AB 73 allows students in public schools to wear cultural and religious regalia at graduation ceremonies. A student can petition for an appeal if an item isn't allowed.

AB 140 makes Juneteenth a state holiday to commemorate June 19, 1865, the day enslaved people in Texas were informed of their freedom more than two and a half years after President Abraham Lincoln issued the Emancipation Proclamation. Congress recognized Juneteenth as a federal holiday in 2021.

AB 285 and AB 330 backed by Democrats and the governor respectively, gives teachers and administrators more leeway to suspend, expel, or temporarily remove disruptive or violent students in some cases. Now, a student at least eight years old must be suspended or expelled for battery against a teacher.

SB 406 makes it a felony to harass or intimidate election workers with the goal of interfering with an election. This law also makes it a felony to disseminate personal information about election workers.

SB 92 creates legal avenues for street vending in Washoe and Clark counties. There are restrictions on where vendors can sell, and allows local governments to impose fines if a vendor doesn’t have a permit or doesn’t follow the licensing rules.

SB 131 prohibits the governor from issuing an arrest warrant for someone charged in another state for providing or receiving reproductive health care, like an abortion, in a state that has banned the procedure, as long as it’s not in violation in Nevada.

SB 153 requires the Nevada Department of Corrections to create regulations for the security, supervision, medical, and mental health treatment of incarcerated people who are transgender or gender non-conforming. Correctional staff will also be expected to go through cultural competency training.

SB 172 allows minors to access services that prevent sexually transmitted diseases without a parent’s consent.

AB 356 makes it a misdemeanor to place a location tracking device on someone’s vehicle without their consent, except for law enforcement if they have a warrant or court order.

SB 391 prohibits Nevada counties, cities, and unincorporated towns from sounding sirens, bells, or alarms commonly known as “sundown sirens,” which warned Indigenous and people of color to leave city limits before the sun went down or face punishment. Each violation will cost $50,000. And an alarm cannot be tested more often than every six months.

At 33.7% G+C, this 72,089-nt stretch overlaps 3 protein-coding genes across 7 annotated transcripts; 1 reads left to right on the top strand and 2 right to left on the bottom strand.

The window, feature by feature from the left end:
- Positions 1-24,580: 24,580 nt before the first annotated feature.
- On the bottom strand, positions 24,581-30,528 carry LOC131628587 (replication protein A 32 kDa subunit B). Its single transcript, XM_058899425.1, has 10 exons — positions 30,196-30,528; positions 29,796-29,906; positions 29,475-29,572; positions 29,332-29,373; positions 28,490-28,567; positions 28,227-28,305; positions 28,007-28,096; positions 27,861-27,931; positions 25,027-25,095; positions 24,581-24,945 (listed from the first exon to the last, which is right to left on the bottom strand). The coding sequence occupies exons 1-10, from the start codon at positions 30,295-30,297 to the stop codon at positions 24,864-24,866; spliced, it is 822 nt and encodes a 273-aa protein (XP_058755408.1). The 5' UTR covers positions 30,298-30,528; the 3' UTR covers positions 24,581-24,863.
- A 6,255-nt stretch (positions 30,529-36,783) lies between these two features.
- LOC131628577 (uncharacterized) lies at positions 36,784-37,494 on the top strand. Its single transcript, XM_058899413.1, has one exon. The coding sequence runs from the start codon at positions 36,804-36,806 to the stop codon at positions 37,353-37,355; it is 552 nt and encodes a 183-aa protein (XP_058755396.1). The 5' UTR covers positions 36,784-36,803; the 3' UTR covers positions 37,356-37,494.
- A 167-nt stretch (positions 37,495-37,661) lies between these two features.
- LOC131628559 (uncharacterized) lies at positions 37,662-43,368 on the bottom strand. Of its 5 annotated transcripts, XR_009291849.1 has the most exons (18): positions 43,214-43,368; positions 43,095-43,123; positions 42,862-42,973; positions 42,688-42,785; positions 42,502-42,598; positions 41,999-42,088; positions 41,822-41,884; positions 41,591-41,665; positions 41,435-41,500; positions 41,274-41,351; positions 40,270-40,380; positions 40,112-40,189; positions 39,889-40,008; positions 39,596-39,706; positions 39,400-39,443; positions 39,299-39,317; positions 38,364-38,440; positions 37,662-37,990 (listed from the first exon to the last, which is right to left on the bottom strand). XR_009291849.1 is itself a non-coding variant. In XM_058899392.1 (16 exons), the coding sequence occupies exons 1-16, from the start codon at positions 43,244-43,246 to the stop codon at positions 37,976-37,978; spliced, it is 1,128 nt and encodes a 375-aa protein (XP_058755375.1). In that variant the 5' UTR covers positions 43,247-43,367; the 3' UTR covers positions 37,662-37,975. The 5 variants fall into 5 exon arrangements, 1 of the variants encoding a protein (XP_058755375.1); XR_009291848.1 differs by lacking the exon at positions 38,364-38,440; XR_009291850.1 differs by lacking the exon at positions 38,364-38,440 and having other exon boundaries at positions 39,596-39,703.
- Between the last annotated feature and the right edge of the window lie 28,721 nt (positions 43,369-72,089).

Vetoed by the governor

SB78 would’ve required a landlord to refund money from an application fee if the unit was rented to a different prospective tenant and prohibited landlords from collecting application fees for minors.

SB419 would’ve provided state-funded insurance for postpartum care for those who are ineligible for Medicaid due to immigration restrictions. The bill originally intended to allow people, regardless of immigration status, access to Medicaid coverage.

AB 250 would’ve lowered prescription drug costs by expanding a policy under the federal Inflation Reduction Act, which will allow Medicare to negotiate the price of certain drugs starting in 2026. The prices negotiated at the federal level would’ve been available for all Nevadans, regardless of insurance in most cases.

SB 239 would’ve allowed medical aid in dying where terminally ill residents with a diagnosis of six months left to live can take life-ending medication. This was the fifth time the bill had been before the legislature and the first time it made it to the governor’s desk.

SB 133 would’ve made it a felony to be a so-called fake elector by signing paperwork stating that a presidential candidate that lost has won in the state.

AB 354 would’ve made it illegal to have firearms within 100 feet of election polling sites, where ballots are counted, and at drop-off boxes.

AB 355 would’ve prohibited people under 21 from owning a semiautomatic shotgun and/or rifle.

SB 171 would’ve prohibited people convicted of attempting to or carrying out a hate crime from owning a firearm for 10 years.

You can find a complete list of bills signed and vetoed by the governor here and then click on “Bill Reports” and then “Governor’s Actions on Bills.”

KUNR’s Jose Davila IV and María Palma contributed to this bill tracker.

Updated: June 26, 2023 at 3:02 PM PDT
This news story was updated to include newly signed legislation.
Lucia Starbuck is an award-winning journalist covering politics, focusing on democracy and solutions for KUNR Public Radio. Her goal is to provide helpful and informative coverage for everyday Nevadans.
Related Content